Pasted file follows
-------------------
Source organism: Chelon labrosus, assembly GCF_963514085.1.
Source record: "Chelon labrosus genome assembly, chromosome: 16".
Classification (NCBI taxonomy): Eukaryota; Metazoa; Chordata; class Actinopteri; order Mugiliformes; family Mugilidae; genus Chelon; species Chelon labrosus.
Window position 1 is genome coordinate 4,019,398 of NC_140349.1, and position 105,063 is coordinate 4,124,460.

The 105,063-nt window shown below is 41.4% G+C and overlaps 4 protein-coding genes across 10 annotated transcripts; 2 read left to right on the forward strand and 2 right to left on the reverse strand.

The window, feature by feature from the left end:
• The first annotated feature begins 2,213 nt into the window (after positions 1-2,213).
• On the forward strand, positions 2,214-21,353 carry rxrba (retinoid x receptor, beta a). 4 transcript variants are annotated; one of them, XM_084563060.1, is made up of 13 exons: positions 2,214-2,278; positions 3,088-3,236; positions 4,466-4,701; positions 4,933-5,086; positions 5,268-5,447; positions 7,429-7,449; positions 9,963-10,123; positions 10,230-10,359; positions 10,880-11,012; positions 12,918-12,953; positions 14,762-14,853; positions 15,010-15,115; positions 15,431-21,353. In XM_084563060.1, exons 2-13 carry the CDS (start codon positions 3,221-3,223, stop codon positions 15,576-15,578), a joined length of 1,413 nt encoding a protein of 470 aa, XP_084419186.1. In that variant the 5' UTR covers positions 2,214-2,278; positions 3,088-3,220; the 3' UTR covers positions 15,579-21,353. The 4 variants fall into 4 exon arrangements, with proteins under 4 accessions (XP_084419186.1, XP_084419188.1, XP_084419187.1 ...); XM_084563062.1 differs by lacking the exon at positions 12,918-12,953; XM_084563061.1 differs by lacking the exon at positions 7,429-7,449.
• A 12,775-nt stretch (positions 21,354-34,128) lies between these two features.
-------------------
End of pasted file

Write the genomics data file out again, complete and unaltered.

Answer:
Source organism: Chelon labrosus, assembly GCF_963514085.1.
Source record: "Chelon labrosus genome assembly, chromosome: 16".
Classification (NCBI taxonomy): Eukaryota; Metazoa; Chordata; class Actinopteri; order Mugiliformes; family Mugilidae; genus Chelon; species Chelon labrosus.
Window position 1 is genome coordinate 4,019,398 of NC_140349.1, and position 105,063 is coordinate 4,124,460.

The 105,063-nt window shown below is 41.4% G+C and overlaps 4 protein-coding genes across 10 annotated transcripts; 2 read left to right on the forward strand and 2 right to left on the reverse strand.

The window, feature by feature from the left end:
• The first annotated feature begins 2,213 nt into the window (after positions 1-2,213).
• On the forward strand, positions 2,214-21,353 carry rxrba (retinoid x receptor, beta a). 4 transcript variants are annotated; one of them, XM_084563060.1, is made up of 13 exons: positions 2,214-2,278; positions 3,088-3,236; positions 4,466-4,701; positions 4,933-5,086; positions 5,268-5,447; positions 7,429-7,449; positions 9,963-10,123; positions 10,230-10,359; positions 10,880-11,012; positions 12,918-12,953; positions 14,762-14,853; positions 15,010-15,115; positions 15,431-21,353. In XM_084563060.1, exons 2-13 carry the CDS (start codon positions 3,221-3,223, stop codon positions 15,576-15,578), a joined length of 1,413 nt encoding a protein of 470 aa, XP_084419186.1. In that variant the 5' UTR covers positions 2,214-2,278; positions 3,088-3,220; the 3' UTR covers positions 15,579-21,353. The 4 variants fall into 4 exon arrangements, with proteins under 4 accessions (XP_084419186.1, XP_084419188.1, XP_084419187.1 ...); XM_084563062.1 differs by lacking the exon at positions 12,918-12,953; XM_084563061.1 differs by lacking the exon at positions 7,429-7,449.
• A 12,775-nt stretch (positions 21,354-34,128) lies between these two features.